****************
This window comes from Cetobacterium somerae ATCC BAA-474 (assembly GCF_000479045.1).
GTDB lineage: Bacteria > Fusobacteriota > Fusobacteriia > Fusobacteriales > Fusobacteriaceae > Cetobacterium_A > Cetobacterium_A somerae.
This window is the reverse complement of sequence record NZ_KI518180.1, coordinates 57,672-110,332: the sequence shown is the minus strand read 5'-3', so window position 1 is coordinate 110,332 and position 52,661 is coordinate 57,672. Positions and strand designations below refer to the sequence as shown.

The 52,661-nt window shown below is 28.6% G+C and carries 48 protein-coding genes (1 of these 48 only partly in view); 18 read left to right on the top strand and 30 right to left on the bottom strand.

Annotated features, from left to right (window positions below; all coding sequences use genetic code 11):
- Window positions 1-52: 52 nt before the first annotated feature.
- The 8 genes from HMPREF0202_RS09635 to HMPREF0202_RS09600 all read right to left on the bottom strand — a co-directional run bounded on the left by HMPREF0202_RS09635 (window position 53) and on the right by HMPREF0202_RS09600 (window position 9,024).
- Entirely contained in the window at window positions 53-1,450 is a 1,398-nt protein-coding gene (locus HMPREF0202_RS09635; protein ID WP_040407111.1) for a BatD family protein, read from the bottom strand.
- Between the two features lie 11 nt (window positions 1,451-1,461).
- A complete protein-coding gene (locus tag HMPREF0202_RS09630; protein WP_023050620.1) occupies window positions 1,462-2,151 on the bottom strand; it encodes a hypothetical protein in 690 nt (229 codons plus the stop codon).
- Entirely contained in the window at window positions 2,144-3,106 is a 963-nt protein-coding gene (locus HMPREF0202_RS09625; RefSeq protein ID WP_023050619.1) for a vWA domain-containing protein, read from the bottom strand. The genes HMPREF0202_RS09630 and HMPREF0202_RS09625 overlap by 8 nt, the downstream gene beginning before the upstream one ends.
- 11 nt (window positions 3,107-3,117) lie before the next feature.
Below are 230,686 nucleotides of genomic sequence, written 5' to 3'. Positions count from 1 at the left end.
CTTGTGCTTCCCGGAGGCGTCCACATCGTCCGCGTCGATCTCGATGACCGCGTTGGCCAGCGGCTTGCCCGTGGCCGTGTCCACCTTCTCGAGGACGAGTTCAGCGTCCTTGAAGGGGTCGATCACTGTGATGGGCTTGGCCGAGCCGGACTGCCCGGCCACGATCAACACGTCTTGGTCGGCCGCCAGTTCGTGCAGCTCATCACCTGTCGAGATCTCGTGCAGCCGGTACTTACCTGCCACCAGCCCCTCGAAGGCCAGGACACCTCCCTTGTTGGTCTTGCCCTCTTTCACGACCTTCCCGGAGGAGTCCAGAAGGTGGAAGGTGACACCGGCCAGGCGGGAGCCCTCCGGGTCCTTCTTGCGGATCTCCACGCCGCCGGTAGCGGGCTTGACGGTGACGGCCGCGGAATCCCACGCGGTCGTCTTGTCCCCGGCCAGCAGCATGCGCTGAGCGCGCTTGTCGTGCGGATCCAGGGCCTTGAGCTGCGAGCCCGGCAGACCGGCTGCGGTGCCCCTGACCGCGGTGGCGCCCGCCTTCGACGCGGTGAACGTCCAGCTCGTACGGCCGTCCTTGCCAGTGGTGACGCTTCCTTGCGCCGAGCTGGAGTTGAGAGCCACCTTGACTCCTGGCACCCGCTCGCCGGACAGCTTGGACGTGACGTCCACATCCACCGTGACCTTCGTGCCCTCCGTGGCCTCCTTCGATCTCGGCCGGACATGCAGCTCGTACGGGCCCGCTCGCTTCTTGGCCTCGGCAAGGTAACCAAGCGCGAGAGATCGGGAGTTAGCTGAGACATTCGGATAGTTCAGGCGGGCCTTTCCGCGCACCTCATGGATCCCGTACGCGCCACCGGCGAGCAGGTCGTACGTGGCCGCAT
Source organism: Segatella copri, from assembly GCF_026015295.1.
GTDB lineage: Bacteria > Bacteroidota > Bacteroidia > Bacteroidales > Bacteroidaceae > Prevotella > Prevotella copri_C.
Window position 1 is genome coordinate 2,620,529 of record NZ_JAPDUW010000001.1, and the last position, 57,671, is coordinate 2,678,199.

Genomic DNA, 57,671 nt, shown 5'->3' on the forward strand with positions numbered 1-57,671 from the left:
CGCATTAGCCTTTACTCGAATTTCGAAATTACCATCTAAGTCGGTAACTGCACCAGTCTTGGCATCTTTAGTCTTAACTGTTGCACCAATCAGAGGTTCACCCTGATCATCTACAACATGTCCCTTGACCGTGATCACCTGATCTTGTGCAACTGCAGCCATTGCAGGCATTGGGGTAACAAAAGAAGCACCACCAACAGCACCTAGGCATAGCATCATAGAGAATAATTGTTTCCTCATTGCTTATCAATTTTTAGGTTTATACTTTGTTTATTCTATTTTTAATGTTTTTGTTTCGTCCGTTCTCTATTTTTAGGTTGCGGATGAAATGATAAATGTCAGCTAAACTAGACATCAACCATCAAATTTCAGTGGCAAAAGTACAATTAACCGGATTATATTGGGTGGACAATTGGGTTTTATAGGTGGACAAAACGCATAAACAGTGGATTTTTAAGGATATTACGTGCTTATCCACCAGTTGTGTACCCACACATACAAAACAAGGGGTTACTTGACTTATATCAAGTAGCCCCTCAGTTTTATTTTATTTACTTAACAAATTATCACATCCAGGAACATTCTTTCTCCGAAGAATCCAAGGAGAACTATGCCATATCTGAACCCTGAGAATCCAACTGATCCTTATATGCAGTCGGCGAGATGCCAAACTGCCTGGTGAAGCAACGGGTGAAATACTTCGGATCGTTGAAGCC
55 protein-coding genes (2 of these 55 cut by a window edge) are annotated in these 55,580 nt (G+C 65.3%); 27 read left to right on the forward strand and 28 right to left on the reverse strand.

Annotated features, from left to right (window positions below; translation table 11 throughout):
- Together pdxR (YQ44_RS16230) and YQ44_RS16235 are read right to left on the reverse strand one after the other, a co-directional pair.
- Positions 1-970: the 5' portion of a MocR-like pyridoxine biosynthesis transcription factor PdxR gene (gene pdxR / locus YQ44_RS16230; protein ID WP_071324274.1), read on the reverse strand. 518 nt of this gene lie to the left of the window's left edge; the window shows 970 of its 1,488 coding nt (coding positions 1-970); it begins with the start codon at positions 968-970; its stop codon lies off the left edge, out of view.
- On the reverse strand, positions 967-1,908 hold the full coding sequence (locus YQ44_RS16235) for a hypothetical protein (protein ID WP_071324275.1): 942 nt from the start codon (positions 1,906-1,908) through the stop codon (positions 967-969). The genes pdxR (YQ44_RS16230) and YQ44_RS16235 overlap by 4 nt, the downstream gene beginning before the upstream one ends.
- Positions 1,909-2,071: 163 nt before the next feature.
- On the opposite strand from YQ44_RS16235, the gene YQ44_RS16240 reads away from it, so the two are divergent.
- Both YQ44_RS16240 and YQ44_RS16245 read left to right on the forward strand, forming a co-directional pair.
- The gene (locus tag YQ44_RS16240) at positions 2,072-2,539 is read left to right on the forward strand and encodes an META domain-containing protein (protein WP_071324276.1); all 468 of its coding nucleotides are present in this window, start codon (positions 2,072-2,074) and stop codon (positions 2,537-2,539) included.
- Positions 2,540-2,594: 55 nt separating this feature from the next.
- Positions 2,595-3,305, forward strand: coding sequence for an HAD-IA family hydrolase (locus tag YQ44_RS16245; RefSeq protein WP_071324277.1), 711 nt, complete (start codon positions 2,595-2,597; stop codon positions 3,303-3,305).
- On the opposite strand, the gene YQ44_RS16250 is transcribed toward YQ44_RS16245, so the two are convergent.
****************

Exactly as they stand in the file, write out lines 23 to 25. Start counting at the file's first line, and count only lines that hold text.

- Positions 1-970: the 5' portion of a MocR-like pyridoxine biosynthesis transcription factor PdxR gene (gene pdxR / locus YQ44_RS16230; protein ID WP_071324274.1), read on the reverse strand. 518 nt of this gene lie to the left of the window's left edge; the window shows 970 of its 1,488 coding nt (coding positions 1-970); it begins with the start codon at positions 968-970; its stop codon lies off the left edge, out of view.
- On the reverse strand, positions 967-1,908 hold the full coding sequence (locus YQ44_RS16235) for a hypothetical protein (protein ID WP_071324275.1): 942 nt from the start codon (positions 1,906-1,908) through the stop codon (positions 967-969). The genes pdxR (YQ44_RS16230) and YQ44_RS16235 overlap by 4 nt, the downstream gene beginning before the upstream one ends.
- Positions 1,909-2,071: 163 nt before the next feature.